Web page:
The potential for getting caught offers a strong disincentive for corrupt behaviour. Corruption in the health sector is unlikely to be an isolated public service failure. Therefore, corruption must be addressed throughout the public sector. This requires an integrated, mutually reinforcing anti-corruption strategy with strong political backing. Higher salaries alone will not work. Employment security, clear recruitment and promotion criteria, and effective management are more important. Drug procurement poses multiple challenges given the ease and lucrative nature of drug corruption. Nigeria has strictly ensured that drugs meet a basic standard of potency, labels are clear and correct, and distribution is achieved through legal channels. Oversight of provision, storing and handling are systematically regulated. More information to citizens about resource flows from central and local governments and clarity on the roles and responsibilities of local authorities empowers them to oversee the process as they have both a financial stake and the tools to enforce policies.
Although not strongly associated with health outcomes, voice captures citizens’ ability to get information, challenge government and ensure that services meet their needs. The record is mixed on the effectiveness of voice in improving service delivery. Voice can take many forms and none by itself will control corruption. Community oversight can work; an NGO experiment in India using cameras to record teacher attendance, which is tied to bonuses, resulted in a dramatic improvement. As cellular phones become cheaper and functional in rural areas photos sent electronically offer another alternative for monitoring attendance at the rural level.
Evidence from many countries suggests that governance plays an important role. In lower income countries with poor governance, as incomes rise, the private sector steps in to replace public service, as in India. Even the poor select to pay significant amounts of disposable income to obtain private care, as public services are shoddy and underutilised. To improve healthcare delivery, first and foremost is better accountability. Greater professionalism among health staff, effective training and supervision of staff at all levels, routine audits of all aspects of fiduciary transactions, improved records and recordkeeping to provide systematic data to managers and the bureaucracy, and procedures that can facilitate service delivery in a more user friendly fashion, all need to be addressed. Running hospitals and clinics as a business would be particularly helpful. The discipline implied and the need to be accountable provides the incentives that improve productivity, patient satisfaction and performance.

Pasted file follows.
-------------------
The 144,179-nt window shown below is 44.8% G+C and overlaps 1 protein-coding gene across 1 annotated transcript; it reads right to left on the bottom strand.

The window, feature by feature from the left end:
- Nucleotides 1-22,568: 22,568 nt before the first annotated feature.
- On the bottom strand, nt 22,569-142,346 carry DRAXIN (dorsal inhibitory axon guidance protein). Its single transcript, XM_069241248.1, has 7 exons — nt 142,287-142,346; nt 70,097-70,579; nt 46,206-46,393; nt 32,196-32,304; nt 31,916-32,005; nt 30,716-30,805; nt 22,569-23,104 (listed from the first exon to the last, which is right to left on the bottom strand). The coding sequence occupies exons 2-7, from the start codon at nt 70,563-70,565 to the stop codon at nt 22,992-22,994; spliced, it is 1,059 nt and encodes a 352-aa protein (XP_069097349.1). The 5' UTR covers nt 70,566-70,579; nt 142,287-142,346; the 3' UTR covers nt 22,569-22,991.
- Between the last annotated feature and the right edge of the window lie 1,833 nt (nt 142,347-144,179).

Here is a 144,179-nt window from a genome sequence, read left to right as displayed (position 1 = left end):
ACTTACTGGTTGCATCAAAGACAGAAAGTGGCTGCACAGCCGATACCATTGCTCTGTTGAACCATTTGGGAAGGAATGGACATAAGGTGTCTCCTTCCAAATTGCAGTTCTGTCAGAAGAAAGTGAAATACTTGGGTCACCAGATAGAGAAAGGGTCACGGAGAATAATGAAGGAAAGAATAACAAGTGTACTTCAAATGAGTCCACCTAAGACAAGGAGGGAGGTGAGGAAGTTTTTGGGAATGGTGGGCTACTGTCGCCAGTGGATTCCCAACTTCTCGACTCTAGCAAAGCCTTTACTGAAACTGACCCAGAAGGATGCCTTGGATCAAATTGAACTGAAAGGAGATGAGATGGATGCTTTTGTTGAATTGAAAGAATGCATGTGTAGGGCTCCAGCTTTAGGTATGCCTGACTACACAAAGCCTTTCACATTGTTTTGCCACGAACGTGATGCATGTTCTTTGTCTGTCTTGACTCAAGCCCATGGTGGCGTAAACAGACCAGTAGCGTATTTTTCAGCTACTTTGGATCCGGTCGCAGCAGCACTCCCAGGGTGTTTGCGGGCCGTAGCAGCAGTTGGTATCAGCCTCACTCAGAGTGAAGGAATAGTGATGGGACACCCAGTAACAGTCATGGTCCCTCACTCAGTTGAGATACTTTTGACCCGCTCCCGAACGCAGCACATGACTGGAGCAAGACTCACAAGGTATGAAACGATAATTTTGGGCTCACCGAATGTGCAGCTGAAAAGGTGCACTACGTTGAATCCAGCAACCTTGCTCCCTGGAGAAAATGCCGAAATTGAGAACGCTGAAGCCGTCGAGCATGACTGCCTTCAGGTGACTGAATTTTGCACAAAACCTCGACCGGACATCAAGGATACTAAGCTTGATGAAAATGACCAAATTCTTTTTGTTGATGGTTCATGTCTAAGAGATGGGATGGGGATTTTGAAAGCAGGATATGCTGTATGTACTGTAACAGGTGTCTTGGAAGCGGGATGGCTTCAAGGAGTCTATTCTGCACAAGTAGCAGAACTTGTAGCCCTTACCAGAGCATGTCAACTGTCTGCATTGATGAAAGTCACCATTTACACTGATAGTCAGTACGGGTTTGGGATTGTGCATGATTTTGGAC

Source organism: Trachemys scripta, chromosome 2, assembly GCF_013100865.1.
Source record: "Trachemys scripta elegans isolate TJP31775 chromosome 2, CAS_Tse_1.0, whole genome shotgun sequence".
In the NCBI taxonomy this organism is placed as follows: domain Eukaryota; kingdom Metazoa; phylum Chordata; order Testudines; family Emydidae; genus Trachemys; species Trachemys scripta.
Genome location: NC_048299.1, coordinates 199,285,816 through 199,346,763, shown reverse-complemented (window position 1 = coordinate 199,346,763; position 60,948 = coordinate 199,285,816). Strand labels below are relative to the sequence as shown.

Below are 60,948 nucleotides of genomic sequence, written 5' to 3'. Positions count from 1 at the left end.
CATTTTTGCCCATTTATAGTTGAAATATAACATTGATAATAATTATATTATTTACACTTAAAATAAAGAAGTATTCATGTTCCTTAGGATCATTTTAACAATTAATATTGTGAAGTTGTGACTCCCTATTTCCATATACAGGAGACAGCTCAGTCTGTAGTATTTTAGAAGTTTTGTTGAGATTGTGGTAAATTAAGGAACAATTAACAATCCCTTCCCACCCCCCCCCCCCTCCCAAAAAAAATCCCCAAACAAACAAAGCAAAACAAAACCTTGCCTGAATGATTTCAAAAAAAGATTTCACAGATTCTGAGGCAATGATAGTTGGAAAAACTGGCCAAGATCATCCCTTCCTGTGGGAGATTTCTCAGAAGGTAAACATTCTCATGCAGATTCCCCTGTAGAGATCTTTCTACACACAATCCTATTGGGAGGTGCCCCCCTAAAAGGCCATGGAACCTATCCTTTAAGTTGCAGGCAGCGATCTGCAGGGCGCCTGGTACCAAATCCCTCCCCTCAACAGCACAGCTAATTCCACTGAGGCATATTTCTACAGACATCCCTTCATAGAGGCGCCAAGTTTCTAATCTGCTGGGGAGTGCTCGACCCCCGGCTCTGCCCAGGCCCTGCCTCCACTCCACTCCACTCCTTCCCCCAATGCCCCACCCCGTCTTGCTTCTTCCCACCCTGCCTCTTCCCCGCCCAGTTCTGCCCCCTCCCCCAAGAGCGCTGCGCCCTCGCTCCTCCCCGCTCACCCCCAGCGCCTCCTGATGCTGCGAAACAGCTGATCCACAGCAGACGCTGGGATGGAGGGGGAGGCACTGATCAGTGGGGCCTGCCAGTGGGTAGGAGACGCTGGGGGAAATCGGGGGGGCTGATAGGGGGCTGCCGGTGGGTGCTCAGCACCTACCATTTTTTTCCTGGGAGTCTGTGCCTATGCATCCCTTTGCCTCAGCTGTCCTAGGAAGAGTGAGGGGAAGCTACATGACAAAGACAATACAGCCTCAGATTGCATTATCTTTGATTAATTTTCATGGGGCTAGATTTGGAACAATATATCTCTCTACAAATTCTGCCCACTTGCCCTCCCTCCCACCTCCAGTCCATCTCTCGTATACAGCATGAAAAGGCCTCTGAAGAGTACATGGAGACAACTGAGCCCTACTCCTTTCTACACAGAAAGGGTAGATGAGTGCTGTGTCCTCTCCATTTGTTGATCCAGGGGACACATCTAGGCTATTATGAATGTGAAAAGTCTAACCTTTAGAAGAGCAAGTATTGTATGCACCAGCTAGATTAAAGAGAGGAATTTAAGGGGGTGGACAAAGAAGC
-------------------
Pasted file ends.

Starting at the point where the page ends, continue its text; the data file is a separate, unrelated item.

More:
This report by Lewis examines studies on corruption in the public healthcare sector in middle- and low-income countries. The study paints a bleak picture. Neither rising incomes nor increasing education root out corruption. Corruption has to be addressed in all spheres of government, not just the health sector. It is difficult to imagine the electoral process in India yielding a party with the strength and determination to rid us of corruption in the foreseeable future.
Is corruption a problem only for poor countries? Lewis uses a somewhat restricted definition of corruption. Corruption “… takes many forms with different types of participants, settings, stakes, techniques and different degrees of cultural legitimacy; it is not only about stealing: … It is a form of behaviour that deviates from ethics, morality, tradition, law and civic virtue.” (www.anticorruption.info/corr_def.htm).
In my 35 years in Chicago, three of the eight governors of the state (an elected office roughly equivalent of the chief minister) went to jail for corruption. In Operation Greylord in Chicago in the 1980s, 92 people including 17 judges, 48 lawyers, 18 police officers, eight court officials and a state lawmaker were charged with racketeering, bribery, etc. Most were found guilty and served prison terms. Corruption is a universal phenomenon. What sets corruption in middle- and low-income countries like India apart is that corruption here is democratised, touching people in their everyday life, and goes unpunished. In the West when public officials are indicted and found guilty, they serve jail time. When corrupt Indian politicians and bureaucrats go to jail, we will know that corruption is about to depart everyday life of India.